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Teaser time is here! This summer has been a full one with writing courses and family concerns. Now with school just around the corner, it’s time for me to settle back into a routine. This includes my practice of writing daily teasers.

In the spring, I won three fantasy books with no-strings attached. The latter meant I didn’t have to review the set. Yet I’m a reviewer. I can’t resist sharing my opinion of what I read. So, drum roll please: This week I’d like to present Bree Despain and her The Dark Divine trilogy!

The only info which I could find about Bree Despain’s childhood and adolescence is pretty much repeated in every biography and interview I could find. Despain grew up with all the instincts for being a writer. As a child, she stapled folded papers to make her own “novels.” As a teen, she wrote stories in notebooks while her friends waited for the next page to be finished. Her teachers told her she should be a writer.

Despain didn’t initially pursue the writing life. Why? Apparently, she thought only special people could be writers and so she settled into the idea of having an ordinary career. Yet her passion to write never left her. Despain rediscovered her childhood love for creating stories when she took a semester off college to write and direct plays for at-risk, inner city teens. When she returned to Brigham Young University, Despain filled her schedule with creative writing and literature classes.

Even then, she still didn’t pursue the writing life. She married, became a mom, and worked at other jobs. If not for accident, Despain might have never seriously tried to become a writer.


When the universe threw a pick-up truck in her path, Despain realized that life is short to not do what one absolutely loves. At Deseret News, she shared: “I was being given a second chance. I realized if I had died I would’ve had two big regrets: I wouldn’t have been around to be a mother to my son, and I had never become an author.”

Having lost her job as result of the accident, Despain and her husband had to move in with her parents while she recovered. Money was tight, but her husband came up with an old, refurbished laptop computer for her to work on. He brought it home, placed it by her bedside, and told her, “You’d better start writing.” The laptop became her lifeline. Although flat on her back, she could still write. And she has ever since.

If you were to die tomorrow, what would be your regrets?

Also helping Despain on the writing path was an old friend Emily Wing Smith. Despain credits Smith with being one of the reasons she is a published author today. In one of her blog posts, Despain tells the story of how Smithe and her met while both were taking a young adult fiction writing class in college. They got to know each other a little bit during that class, but then lost touch until years later Despain attended a writing conference. “I went to that conference looking for a little inspiration, and what I found was Emily.” The two ended up in an advanced writing class together and by the end of the week had re-sparked their old friendship. They put together a small critique group that met once a month to share writing, comment on each others’ work, and lend support.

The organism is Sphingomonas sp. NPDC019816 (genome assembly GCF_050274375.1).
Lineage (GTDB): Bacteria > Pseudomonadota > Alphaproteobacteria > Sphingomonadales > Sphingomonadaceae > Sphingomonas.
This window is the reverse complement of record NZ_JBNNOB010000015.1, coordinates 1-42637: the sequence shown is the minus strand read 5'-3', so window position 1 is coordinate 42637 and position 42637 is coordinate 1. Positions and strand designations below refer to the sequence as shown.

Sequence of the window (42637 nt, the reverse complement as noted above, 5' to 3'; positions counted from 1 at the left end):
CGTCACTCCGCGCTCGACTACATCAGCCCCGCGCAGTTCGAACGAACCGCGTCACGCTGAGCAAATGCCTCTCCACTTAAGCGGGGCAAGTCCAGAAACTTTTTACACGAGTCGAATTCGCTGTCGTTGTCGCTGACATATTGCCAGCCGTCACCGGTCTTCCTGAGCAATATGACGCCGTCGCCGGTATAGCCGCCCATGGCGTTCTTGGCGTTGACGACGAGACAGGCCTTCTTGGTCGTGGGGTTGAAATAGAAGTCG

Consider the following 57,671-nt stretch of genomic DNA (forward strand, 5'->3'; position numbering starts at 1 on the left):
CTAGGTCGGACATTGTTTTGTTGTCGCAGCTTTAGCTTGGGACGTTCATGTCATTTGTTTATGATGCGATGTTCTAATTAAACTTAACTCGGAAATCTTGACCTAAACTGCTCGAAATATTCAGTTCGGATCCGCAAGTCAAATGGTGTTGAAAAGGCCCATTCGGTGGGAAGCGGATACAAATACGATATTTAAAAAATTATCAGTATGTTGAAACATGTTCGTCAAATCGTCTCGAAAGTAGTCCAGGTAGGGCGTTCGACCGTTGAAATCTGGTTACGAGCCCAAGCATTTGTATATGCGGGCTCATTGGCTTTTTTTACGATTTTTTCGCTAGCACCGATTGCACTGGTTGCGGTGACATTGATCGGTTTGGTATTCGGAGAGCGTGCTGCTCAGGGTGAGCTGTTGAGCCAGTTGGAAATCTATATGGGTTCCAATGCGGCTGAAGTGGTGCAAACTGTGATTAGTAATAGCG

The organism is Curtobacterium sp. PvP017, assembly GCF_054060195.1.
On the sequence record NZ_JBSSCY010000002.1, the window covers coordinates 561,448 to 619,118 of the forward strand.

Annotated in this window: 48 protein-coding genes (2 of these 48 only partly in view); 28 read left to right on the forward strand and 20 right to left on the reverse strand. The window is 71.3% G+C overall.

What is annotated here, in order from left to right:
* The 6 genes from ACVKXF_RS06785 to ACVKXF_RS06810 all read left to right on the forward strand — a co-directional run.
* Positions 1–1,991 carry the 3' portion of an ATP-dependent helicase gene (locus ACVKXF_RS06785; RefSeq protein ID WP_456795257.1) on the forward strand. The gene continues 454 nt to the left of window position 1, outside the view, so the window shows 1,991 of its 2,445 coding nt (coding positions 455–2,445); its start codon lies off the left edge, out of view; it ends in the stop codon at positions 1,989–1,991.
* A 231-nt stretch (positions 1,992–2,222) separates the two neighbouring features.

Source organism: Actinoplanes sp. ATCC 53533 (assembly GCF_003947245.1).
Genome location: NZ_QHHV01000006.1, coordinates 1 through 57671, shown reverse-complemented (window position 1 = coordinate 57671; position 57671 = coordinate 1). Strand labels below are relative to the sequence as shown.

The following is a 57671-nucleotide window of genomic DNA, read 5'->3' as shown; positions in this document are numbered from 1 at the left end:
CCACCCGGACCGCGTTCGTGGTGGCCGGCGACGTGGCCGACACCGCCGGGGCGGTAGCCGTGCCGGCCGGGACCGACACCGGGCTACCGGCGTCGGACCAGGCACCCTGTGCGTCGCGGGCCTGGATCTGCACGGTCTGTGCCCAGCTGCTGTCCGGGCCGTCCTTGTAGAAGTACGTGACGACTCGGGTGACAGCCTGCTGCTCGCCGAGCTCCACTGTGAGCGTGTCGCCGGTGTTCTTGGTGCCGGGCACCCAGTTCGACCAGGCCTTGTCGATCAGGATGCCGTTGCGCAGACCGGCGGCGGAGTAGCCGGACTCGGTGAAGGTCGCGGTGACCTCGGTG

Who supports you in your dreams?

In an interview at My Pile of Books, Despain reveals how essential chocolate is to her routine. One summer, she went on a diet that didn’t allow her any sugar (including chocolate!) for about a month. Her writing productivity went way up but, when she got my revisions back from her editor, she had to rewrite almost every single sentence she’d written during her chocolate-free-month. Now, she always has a little bowl of dark chocolate chips at her side when she writes.

What is your one sweet indulgence?

“Accept the fact that becoming an author takes time—and a lot of it. Yes, there are those fluke cases where someone writes a book and then has a multi-million-dollar debut book deal six months later. But for the other 99.9% of us, it takes several years to become an author. Ask just about any published author and they’ll tell you that it takes about 10 years to make a name for yourself in this biz. And most of us are better off because of the time it took to strengthen our writing. I thank my lucky stars that my first novel never sold. I’m extremely grateful that the original version of The Dark Divine was rejected by every agent I sent it to. Your writing may not be ready for publication right now, but if you keep working, and learning, and reading, and writing, it WILL get there someday.”–Bree Despain, Writing Tips


By the time I’d finished reading the first book in The Dark Divine trilogy, I felt extremely curious about her religious background. The main characters represent a positive portrayal of a pastor’s family. Yet The Dark Divine trilogy is not published by a Christian press.

Although Despain’s dad isn’t a pastor, he is a religious leader. For that reason, Despain grew up knowing what it was like to have one’s every move watched and evaluated. Because her teenage life centered around religion, she wanted to capture that experience. I appreciate that.

What’s more, I admire that adding religion to her story proved to be a risky move. At Deseret News, Despain shares how at one point an editor made an offer on her book, but only if she removed the religious aspects. The editor suggested changing the father’s occupation from pastor to social worker, a move that Despain disagreed with.